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Let's suppose my goal is to prevent someone from tampering with my TAILS session while I'm absent from my laptop, and let's suppose that shutting down every time I go for a walk isn't an option.

The lock-screen password is good, but let's suppose that it is not enough for me. There could be a security hole that bypasses the lock-screen or someone could know my password.

Does suspending the laptop then physically removing the USB drive provide better security? On a first glance, it seems pretty secure:

  • If the lid is opened without inserting the USB drive first, the laptop will immediately shut down, and the attacker wouldn't even know why (they could just assume I used the webcam or something else to detect unauthorized persons).
  • If I notice the laptop is turned off when I come back, I will be alarmed and I can check for signs of tampering or consider buying a new laptop.
  • If they install a 'fake TAILS' on the laptop and turn it back on, I will notice that all my session state is gone and I will also be alarmed.
  • If someone wants to open the laptop without triggering shut-down, they'll need to a) know that I am using TAILS in this way, b) own the same brand of USB-drive that I used, and c) know which USB port I plugged the USB drive into. Even after this, they'll still need to break the lock-screen.
  • Installing a hardware backdoor surely must be a bit more difficult while the hardware is still turned on, and if they ever accidentally open the lid just a little bit, it's game over.
  • No one can install malware on my TAILS USB if I carry it with me at all times.

Am I missing anything? Why isn't this a widely recommended practice? The only minor downsides that I see:

  • you could accidentally trigger shutdown yourself.
  • the session RAM can still be read physically on the hardware-level (but this could be prevented if there was an option to suspend to the USB stick instead of to RAM).
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  • I wouldn't trust the linux kernel to properly handle the USB device enumeration if you were unlucky enough to plug the key into a different port. I'm aware that tails is run in memory, but you might get a nasty surprise when you try to save your persistent storage as you shut down your session later in the day. Plus, some laptops will see USB hotplug as a wake-able event. So you suspend, unplug, then your laptop wakes up since you unplugged. I'd try it on your particular HW 3 or 4 times and if it works, then its a good solution for you. Maybe not for all.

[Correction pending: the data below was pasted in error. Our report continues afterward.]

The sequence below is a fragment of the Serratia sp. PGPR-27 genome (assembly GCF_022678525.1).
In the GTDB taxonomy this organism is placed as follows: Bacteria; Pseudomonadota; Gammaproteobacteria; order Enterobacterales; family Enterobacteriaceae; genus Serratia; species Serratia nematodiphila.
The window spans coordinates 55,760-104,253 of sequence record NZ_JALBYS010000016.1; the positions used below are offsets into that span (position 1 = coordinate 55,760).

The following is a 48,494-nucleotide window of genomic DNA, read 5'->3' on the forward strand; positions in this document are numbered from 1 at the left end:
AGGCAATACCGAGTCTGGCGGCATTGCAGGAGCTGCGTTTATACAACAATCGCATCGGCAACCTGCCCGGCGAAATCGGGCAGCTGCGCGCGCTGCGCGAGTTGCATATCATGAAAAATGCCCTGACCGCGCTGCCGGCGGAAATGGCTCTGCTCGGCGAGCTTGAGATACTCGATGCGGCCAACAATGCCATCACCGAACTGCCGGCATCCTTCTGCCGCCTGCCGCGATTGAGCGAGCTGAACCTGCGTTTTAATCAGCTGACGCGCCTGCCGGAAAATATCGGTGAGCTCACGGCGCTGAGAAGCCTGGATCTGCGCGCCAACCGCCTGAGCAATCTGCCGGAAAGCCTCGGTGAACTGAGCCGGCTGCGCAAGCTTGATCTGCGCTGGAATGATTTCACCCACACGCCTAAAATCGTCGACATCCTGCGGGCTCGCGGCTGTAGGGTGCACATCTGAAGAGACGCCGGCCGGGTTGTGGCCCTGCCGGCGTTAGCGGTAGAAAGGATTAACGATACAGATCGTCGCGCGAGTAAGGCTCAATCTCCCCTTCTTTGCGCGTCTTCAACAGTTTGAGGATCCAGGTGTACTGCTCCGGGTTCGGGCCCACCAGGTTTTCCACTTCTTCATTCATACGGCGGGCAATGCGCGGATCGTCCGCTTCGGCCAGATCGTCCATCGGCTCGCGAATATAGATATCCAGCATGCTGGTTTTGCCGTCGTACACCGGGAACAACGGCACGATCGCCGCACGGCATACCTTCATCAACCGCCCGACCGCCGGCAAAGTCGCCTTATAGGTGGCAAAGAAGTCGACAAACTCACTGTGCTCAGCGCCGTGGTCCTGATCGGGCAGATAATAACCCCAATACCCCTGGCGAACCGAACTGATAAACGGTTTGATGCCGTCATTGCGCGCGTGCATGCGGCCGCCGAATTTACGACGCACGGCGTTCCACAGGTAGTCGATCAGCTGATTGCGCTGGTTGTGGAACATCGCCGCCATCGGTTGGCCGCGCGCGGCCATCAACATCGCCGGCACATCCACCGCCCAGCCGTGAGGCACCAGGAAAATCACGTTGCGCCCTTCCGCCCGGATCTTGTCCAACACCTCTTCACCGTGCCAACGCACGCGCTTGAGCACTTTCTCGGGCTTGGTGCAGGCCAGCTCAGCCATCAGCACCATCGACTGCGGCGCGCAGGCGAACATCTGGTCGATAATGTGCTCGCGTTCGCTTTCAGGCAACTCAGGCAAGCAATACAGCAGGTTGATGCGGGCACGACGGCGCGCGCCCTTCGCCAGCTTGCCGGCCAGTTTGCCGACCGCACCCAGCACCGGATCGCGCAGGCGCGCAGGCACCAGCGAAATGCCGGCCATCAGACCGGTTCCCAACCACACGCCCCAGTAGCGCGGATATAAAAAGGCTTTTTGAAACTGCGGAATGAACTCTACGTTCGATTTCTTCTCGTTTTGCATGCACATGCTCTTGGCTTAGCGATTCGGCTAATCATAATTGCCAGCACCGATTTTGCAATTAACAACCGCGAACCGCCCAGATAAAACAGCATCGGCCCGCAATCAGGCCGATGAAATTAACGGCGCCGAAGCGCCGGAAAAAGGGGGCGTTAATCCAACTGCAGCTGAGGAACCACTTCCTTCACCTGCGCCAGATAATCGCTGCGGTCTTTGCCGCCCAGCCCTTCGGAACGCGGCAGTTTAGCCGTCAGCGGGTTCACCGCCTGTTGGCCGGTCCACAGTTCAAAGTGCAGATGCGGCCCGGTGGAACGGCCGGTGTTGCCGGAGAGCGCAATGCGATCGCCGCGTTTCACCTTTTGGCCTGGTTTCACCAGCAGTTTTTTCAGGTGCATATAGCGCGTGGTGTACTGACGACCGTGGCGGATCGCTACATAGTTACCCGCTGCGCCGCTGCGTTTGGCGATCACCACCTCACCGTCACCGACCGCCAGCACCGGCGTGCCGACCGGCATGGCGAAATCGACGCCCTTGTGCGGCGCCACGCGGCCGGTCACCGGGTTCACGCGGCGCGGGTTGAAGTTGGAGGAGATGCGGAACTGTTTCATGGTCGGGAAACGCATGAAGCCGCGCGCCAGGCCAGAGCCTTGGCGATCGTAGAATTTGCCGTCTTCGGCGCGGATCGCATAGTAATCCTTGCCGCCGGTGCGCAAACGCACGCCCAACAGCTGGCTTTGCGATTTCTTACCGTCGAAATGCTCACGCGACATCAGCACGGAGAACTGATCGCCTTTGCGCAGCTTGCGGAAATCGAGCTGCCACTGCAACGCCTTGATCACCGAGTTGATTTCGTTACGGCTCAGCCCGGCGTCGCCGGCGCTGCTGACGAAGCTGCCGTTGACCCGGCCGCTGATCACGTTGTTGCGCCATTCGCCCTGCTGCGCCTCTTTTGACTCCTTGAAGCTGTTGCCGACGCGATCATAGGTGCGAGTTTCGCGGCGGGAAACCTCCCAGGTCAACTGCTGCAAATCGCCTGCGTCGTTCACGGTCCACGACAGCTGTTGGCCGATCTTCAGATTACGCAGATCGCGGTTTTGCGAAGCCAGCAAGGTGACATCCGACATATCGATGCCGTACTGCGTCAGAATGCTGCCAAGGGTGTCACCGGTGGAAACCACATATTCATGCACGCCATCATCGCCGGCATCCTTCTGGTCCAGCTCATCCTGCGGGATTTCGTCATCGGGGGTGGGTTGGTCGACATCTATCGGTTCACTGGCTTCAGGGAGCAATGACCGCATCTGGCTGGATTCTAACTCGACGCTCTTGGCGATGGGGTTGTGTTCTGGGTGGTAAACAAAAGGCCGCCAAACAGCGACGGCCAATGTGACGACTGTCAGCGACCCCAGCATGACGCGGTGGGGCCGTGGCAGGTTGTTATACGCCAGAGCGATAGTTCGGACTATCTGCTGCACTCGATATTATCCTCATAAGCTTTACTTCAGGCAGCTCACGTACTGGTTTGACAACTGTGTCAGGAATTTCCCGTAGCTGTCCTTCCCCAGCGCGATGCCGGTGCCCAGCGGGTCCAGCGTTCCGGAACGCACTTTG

– Dan
    Jan 3 '19 at 5:28
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you should search about cold boot attack: hibernation to the usb is better than suspend because you will carry the data with you.

if someone steal your laptop will have all the time he want to prepare the attack.

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  • Yes, I'm tempted to suggest to take the laptop with your walk.
    – U. Windl
    Jan 26 '20 at 0:31
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You have not specified your threat model. But…

There could be a security hole that bypasses the lock-screen or someone could know my password.

It sounds like you are worried about something much more serious than a busybody who stumbles across your laptop. There are probably threats that you and I have both missed, but here are two of the more obvious issues:

  1. The procedure you describe is hard for people not used to it – which I am guessing is just about everyone. Anything that is hard is bad. People are less likely to do it to begin with and more likely to get it wrong when they do try to do it. And that, in itself, can be a security issue.
  2. Suppose someone guesses that you are suspending Tails sessions, perhaps by monitoring your network traffic, and also notices that you always remove the USB drive. This behaviour might be suspicious.

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